Long-term bond yields reflect growth doubts
While many global sharemarkets have surged higher this year, yields on longer-term bonds remain well below their December highs, signalling fixed-income investors are more circumspect on long-term economic growth and inflationary expectations than could be deduced from equity markets.
Bond yields move inversely to prices, meaning they fall when demand for the safe harbour asset is high. The decline in longer-term yields since December suggests some doubts over the long-term economic outlook.
“In the last quarter of 2016, we had a vast shock,” said Jamieson Coote Bonds’ executive director Charlie Jamieson. “Not just in Trump’s election necessarily but in Republican clean sweep of Washington. It wasn’t expected by the market. It created a decent pullback on bonds in expectation of much higher US domestic growth, and much higher additional inflation.
“After a move of that magnitude – bond yields don’t continue to move with that kind of voracity.”
This may be due to a continuing lack of detail about the shape of US economic policy.
“We don’t have any details about Trump’s plans,” Mr Jamieson said. “We know there’s a plan to have a plan. But haven’t seen detail or funding implications of how things will be paid for. That makes it difficult to have concrete moves of any additional magnitude.”
In , the government easily sold $11 billion of 10-year notes last month – the third time in six months a new record bond offering has been set. Both two-year and 10-year government bond yields trended lower in the first six weeks of 2017 before edging up over the past few weeks as markets brace for US rate rises. But at 1.84 per cent and 2.81 per cent respectively they still remain well below their December peaks. n bond yields remain well above their US peers, but the spread has narrowed in recent months as global investors price in more monetary tightening by the Federal Reserve.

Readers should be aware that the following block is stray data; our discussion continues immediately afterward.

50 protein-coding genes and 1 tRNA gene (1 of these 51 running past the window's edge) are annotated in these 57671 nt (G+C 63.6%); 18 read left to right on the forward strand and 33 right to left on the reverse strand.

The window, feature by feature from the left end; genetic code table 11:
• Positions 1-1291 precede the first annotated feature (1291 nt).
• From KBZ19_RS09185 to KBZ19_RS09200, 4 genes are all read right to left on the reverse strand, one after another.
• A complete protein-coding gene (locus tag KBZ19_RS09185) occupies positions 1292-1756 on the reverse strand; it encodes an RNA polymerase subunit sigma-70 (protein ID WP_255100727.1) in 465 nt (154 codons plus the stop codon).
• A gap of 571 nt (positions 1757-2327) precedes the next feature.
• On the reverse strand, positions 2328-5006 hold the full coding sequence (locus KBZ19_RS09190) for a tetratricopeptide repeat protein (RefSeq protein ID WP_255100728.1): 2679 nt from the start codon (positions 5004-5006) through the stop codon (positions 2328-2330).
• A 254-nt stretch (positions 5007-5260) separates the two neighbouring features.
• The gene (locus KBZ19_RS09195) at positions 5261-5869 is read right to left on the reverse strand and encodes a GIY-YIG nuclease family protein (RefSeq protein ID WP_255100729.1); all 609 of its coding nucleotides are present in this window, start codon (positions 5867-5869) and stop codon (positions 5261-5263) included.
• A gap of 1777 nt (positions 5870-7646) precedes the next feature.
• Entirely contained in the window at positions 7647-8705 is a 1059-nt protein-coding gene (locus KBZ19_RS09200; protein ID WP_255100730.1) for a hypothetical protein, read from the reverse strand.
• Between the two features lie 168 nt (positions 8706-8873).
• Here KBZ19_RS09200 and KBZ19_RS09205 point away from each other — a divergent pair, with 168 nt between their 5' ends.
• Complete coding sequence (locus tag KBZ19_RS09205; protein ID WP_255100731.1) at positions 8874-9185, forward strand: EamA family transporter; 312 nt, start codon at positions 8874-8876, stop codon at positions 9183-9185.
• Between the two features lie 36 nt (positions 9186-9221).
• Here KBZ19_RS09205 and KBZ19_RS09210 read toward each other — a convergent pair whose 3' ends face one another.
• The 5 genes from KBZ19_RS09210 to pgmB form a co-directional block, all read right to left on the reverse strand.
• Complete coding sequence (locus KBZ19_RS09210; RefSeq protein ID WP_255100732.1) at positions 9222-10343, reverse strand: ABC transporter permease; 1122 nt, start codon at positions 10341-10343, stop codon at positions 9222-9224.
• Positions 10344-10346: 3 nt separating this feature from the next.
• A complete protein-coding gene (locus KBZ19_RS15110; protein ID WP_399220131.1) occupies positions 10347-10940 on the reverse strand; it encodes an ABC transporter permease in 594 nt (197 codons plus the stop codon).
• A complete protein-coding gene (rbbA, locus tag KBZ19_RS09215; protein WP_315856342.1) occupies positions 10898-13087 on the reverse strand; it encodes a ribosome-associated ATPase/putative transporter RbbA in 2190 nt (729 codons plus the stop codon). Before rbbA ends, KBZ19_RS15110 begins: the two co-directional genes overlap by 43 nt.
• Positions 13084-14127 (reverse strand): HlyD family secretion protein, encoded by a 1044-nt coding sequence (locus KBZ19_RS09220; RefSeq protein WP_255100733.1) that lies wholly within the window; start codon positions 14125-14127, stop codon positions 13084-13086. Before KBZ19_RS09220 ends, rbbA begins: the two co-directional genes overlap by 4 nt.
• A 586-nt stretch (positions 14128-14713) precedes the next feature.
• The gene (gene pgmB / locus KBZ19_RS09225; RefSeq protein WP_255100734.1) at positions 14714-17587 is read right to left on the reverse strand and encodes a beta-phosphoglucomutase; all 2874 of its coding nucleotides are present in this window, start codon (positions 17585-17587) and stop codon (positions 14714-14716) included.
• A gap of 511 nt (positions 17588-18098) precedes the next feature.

The outlier in the bond picture is the yield on two-year US government bonds. This spiked to an eight-year high at the end of February, to above 1.3 per cent or even higher than the sharp rise in December. The gap between short and long-term yields suggests investors are more bullish on short-term than long-term US growth.
“Expectation of rate hikes, [which occur] late in economic cycle, is bad for long dated bonds,” Mr Jamieson said. The last Federal Reserve rate-hiking cycle was between 2004 and 2006, and during this period the yield on 10-year US government bonds fell almost 99 basis points, from 4.9 per cent to 3.8 per cent in mid-2005, with yield peaking just before the first rate hike in 2004.
Perhaps something of this effect can be seen in the soaring of bond yields late last year. Markets are pricing in three US interest rate hikes in 2017, after sabre-rattling from a number of US Federal Reserve officials.
Long-term bond yields have been falling consistently since the 1980s, a dynamic that has left some viewing the December 2016 spike as something of a correction. Bell Potter research analyst Damien Williamson said the sharp yield rises seen in late 2016 could be attributed to a normalisation of 10-year government bonds from all-time record low yields set in the September 2016 quarter. Despite recent falls, bond yields remain elevated from 2016 levels.